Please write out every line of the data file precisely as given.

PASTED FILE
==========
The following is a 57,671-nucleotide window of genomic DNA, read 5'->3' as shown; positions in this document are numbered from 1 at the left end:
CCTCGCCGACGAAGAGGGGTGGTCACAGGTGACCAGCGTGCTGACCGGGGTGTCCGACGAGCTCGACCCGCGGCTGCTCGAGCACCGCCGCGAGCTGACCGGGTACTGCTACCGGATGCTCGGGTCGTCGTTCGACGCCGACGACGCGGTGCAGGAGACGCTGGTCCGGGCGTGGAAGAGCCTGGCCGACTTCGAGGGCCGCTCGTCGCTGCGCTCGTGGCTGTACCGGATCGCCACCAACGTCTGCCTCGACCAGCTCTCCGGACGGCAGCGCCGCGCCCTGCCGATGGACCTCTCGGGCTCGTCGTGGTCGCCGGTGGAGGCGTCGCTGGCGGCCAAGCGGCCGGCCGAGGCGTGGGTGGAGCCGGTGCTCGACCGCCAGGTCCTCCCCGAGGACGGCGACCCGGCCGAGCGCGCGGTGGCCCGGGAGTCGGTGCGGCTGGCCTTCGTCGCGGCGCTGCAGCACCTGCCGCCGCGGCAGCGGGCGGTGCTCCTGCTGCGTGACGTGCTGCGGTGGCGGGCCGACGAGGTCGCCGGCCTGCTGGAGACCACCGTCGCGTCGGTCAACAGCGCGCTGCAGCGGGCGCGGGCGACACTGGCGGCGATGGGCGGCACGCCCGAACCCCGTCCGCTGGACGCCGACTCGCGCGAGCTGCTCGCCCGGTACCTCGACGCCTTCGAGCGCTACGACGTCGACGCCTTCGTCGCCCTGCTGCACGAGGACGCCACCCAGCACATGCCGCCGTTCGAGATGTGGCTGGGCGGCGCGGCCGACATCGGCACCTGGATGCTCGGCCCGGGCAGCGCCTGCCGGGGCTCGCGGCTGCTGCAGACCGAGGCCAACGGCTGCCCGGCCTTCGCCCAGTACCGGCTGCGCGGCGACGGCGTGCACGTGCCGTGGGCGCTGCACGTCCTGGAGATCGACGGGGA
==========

The following is a 57,671-nucleotide window of genomic DNA, read 5'->3' as shown; positions in this document are numbered from 1 at the left end:
CCTCGCCGACGAAGAGGGGTGGTCACAGGTGACCAGCGTGCTGACCGGGGTGTCCGACGAGCTCGACCCGCGGCTGCTCGAGCACCGCCGCGAGCTGACCGGGTACTGCTACCGGATGCTCGGGTCGTCGTTCGACGCCGACGACGCGGTGCAGGAGACGCTGGTCCGGGCGTGGAAGAGCCTGGCCGACTTCGAGGGCCGCTCGTCGCTGCGCTCGTGGCTGTACCGGATCGCCACCAACGTCTGCCTCGACCAGCTCTCCGGACGGCAGCGCCGCGCCCTGCCGATGGACCTCTCGGGCTCGTCGTGGTCGCCGGTGGAGGCGTCGCTGGCGGCCAAGCGGCCGGCCGAGGCGTGGGTGGAGCCGGTGCTCGACCGCCAGGTCCTCCCCGAGGACGGCGACCCGGCCGAGCGCGCGGTGGCCCGGGAGTCGGTGCGGCTGGCCTTCGTCGCGGCGCTGCAGCACCTGCCGCCGCGGCAGCGGGCGGTGCTCCTGCTGCGTGACGTGCTGCGGTGGCGGGCCGACGAGGTCGCCGGCCTGCTGGAGACCACCGTCGCGTCGGTCAACAGCGCGCTGCAGCGGGCGCGGGCGACACTGGCGGCGATGGGCGGCACGCCCGAACCCCGTCCGCTGGACGCCGACTCGCGCGAGCTGCTCGCCCGGTACCTCGACGCCTTCGAGCGCTACGACGTCGACGCCTTCGTCGCCCTGCTGCACGAGGACGCCACCCAGCACATGCCGCCGTTCGAGATGTGGCTGGGCGGCGCGGCCGACATCGGCACCTGGATGCTCGGCCCGGGCAGCGCCTGCCGGGGCTCGCGGCTGCTGCAGACCGAGGCCAACGGCTGCCCGGCCTTCGCCCAGTACCGGCTGCGCGGCGACGGCGTGCACGTGCCGTGGGCGCTGCACGTCCTGGAGATCGACGGGGA